In his book It Is Toward Evening, Vance Havner tells the story of a group of cotton farmers in the deep South. Year after year these men grew cotton, put their profits back into it, and set all of their fields in it. Then tragedy struck in the form of the devastating boll weevil. All of the cotton was destroyed and it looked as if the farmers were headed for the poorhouse.
Being farmers, though, the men persevered. In the wake of their disaster with cotton, they shifted gears and planted peanuts. Amazingly, they ended up making more money with peanuts than they ever had with cotton. When the farmers realized that what had seemed to be a disaster had actually turned out to be a boon, they erected a large monument to the very thing they thought had ruined them: the boll weevil.
Havner concludes the story by saying:
Sometimes we settle into a humdrum routine as monotonous as growing cotton year after year. Then God sends the boll weevil; He jolts us out of our groove, and we must find new ways to live. Financial reverses, great bereavement, physical infirmity, loss of position – how many have been driven by trouble to be better husbandman and to bring forth finer fruit from their souls! The best thing that ever happened to some of us was the coming of our boll weevil.
When God either causes or allows you to go through a boll weevil experience, you might think it is the ruin of you. You might say, “I will never get over this. This is more than I can overcome. These wounds are too deep to ever heal.” But that is a wrong assessment of your situation. If you will turn things over to God and allow Him to help you, you won’t just get past the experience; you will come out the other end of it a better person who will, as Vance Havner said, “bring forth finer fruit.”
The book of Genesis gives us the record of Joseph’s boll weevil experience. He was sold into slavery by his brothers (Genesis 37:12-36) and taken from his homeland of Canaan and transported south to Egypt where he became the servant of Potiphar, the captain of Pharaoh’s guard (Genesis 39:1-6). There, he was falsely accused of rape by Potiphar’s wife (Genesis 39:7-18) and thrown into Pharaoh’s prison where he remained for two years (Genesis 39:20-41:1). Talk about devastating times!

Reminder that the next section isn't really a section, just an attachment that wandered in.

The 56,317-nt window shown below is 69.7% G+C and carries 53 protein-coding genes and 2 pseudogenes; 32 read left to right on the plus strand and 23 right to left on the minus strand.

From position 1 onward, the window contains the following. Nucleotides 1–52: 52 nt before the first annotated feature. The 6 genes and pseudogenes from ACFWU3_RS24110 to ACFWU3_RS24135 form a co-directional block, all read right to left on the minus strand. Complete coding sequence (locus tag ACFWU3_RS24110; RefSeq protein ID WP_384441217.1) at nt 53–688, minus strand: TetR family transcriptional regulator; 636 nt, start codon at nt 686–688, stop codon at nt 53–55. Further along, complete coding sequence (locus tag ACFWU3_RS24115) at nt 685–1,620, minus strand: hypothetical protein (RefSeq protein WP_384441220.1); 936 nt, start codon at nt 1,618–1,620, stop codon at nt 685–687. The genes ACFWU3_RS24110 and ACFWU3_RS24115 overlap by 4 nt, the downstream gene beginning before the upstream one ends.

But God took that whole experience and used it to bring incredible fruit from Joseph. After interpreting two dreams for Pharaoh, Joseph was made second in command of all Egypt (Genesis 41:1-46), and because of Joseph’s foresight and administrative skill, Egypt prospered through a seven-year famine (Genesis 41:48-57). Ultimately, his position in Egypt allowed him to reunite with his family and bring them from famine-ravaged Canaan to Egypt, where they thrived (Genesis 42:1-47:27).
I can just hear Joseph saying when his brothers sold him into slavery, “Lord, don’t let this happen to me.” I can just hear him asking when Potiphar’s wife told her lie, “Lord, are you going to let her get away with this?” I can just hear him praying as he languished in Pharaoh’s prison for those two years, “Lord, it seems as if my life is over.” But then I can also hear him, as an old man, looking back over his life and admitting, “When I was going through that experience, I thought it was the end of me. But now I see that God used it to make me better than I was.”
Perhaps you are in a boll weevil experience right now. Something has happened that has absolutely devastated you. If that’s the case, don’t give up hope. Times may seem hard now, but God isn’t finished working the process. He’s been clearing the fields of your old crop of service so that He can make room for your new and more fruitful crop. So, don’t begrudge whatever it takes for Him to do away with your cotton because that cotton has to go to make room for your peanuts.
Is a boll weevil experience pleasant? Certainly not. Is it something you want to volunteer for? Not if you have any sense. But is it something that God can use to make you a better servant? Most definitely. He won’t expect you to follow those farmers’ example and erect a monument to your experience, but He will expect you to see the value in the experience. And there will be value in it. As a matter of fact, you will never produce a certain quality and quantity of fruit in your life until your boll weevil wipes you out and you are forced to rethink the way you live and serve.